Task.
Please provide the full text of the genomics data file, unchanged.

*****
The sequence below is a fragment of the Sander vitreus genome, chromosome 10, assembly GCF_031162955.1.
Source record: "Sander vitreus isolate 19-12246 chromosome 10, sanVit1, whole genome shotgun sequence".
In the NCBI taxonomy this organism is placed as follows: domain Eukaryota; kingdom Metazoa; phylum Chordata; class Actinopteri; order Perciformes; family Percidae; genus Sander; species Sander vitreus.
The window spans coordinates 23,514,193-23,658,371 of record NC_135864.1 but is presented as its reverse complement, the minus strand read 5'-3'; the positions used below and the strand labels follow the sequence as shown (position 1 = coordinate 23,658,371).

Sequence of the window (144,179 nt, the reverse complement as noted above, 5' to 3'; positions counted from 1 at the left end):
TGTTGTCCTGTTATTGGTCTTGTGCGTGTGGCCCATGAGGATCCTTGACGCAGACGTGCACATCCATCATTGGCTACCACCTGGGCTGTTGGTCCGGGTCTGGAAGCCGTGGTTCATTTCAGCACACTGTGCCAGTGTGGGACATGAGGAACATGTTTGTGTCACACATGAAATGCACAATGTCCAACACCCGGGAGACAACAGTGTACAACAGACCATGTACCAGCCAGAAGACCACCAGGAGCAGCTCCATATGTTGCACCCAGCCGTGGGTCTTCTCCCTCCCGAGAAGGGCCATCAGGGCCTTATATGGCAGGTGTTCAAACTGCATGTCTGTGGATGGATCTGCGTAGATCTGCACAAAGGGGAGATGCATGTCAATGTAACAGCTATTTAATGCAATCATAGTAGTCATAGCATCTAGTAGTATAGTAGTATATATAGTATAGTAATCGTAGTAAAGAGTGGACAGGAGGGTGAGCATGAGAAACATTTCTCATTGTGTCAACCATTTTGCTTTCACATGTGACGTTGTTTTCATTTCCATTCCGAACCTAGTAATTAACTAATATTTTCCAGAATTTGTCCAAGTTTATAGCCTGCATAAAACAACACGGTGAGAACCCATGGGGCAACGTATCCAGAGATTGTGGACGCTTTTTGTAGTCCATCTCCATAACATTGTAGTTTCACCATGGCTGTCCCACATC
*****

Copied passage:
The sequence below is a fragment of the Sander vitreus genome, chromosome 10, assembly GCF_031162955.1.
Source record: "Sander vitreus isolate 19-12246 chromosome 10, sanVit1, whole genome shotgun sequence".
In the NCBI taxonomy this organism is placed as follows: domain Eukaryota; kingdom Metazoa; phylum Chordata; class Actinopteri; order Perciformes; family Percidae; genus Sander; species Sander vitreus.
The window spans coordinates 23,514,193-23,658,371 of record NC_135864.1 but is presented as its reverse complement, the minus strand read 5'-3'; the positions used below and the strand labels follow the sequence as shown (position 1 = coordinate 23,658,371).

Sequence of the window (144,179 nt, the reverse complement as noted above, 5' to 3'; positions counted from 1 at the left end):
TGTTGTCCTGTTATTGGTCTTGTGCGTGTGGCCCATGAGGATCCTTGACGCAGACGTGCACATCCATCATTGGCTACCACCTGGGCTGTTGGTCCGGGTCTGGAAGCCGTGGTTCATTTCAGCACACTGTGCCAGTGTGGGACATGAGGAACATGTTTGTGTCACACATGAAATGCACAATGTCCAACACCCGGGAGACAACAGTGTACAACAGACCATGTACCAGCCAGAAGACCACCAGGAGCAGCTCCATATGTTGCACCCAGCCGTGGGTCTTCTCCCTCCCGAGAAGGGCCATCAGGGCCTTATATGGCAGGTGTTCAAACTGCATGTCTGTGGATGGATCTGCGTAGATCTGCACAAAGGGGAGATGCATGTCAATGTAACAGCTATTTAATGCAATCATAGTAGTCATAGCATCTAGTAGTATAGTAGTATATATAGTATAGTAATCGTAGTAAAGAGTGGACAGGAGGGTGAGCATGAGAAACATTTCTCATTGTGTCAACCATTTTGCTTTCACATGTGACGTTGTTTTCATTTCCATTCCGAACCTAGTAATTAACTAATATTTTCCAGAATTTGTCCAAGTTTATAGCCTGCATAAAACAACACGGTGAGAACCCATGGGGCAACGTATCCAGAGATTGTGGACGCTTTTTGTAGTCCATCTCCATAACATTGTAGTTTCACCATGGCTGTCCCACATC